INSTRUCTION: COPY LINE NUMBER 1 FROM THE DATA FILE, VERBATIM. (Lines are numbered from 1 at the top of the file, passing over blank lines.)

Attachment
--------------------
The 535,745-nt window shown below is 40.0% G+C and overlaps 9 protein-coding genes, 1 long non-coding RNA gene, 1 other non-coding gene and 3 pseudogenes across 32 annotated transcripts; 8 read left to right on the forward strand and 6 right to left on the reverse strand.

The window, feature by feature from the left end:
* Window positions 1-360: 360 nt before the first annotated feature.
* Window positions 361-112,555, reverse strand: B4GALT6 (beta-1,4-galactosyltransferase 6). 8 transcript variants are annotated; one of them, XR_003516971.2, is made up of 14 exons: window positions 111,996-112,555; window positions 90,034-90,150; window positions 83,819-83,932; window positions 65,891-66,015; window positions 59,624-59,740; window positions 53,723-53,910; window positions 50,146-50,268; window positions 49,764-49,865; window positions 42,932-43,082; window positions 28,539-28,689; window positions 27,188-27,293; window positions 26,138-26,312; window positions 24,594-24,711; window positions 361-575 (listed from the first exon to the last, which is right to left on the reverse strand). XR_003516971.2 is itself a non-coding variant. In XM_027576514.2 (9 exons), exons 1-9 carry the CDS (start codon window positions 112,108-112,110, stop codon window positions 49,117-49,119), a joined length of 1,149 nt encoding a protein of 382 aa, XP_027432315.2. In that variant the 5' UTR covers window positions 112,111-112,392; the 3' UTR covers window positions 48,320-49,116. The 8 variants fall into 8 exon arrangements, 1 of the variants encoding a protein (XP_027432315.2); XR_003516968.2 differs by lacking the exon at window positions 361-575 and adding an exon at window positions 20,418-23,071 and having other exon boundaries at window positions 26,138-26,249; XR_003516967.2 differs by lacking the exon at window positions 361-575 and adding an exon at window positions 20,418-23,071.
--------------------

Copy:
The 535,745-nt window shown below is 40.0% G+C and overlaps 9 protein-coding genes, 1 long non-coding RNA gene, 1 other non-coding gene and 3 pseudogenes across 32 annotated transcripts; 8 read left to right on the forward strand and 6 right to left on the reverse strand.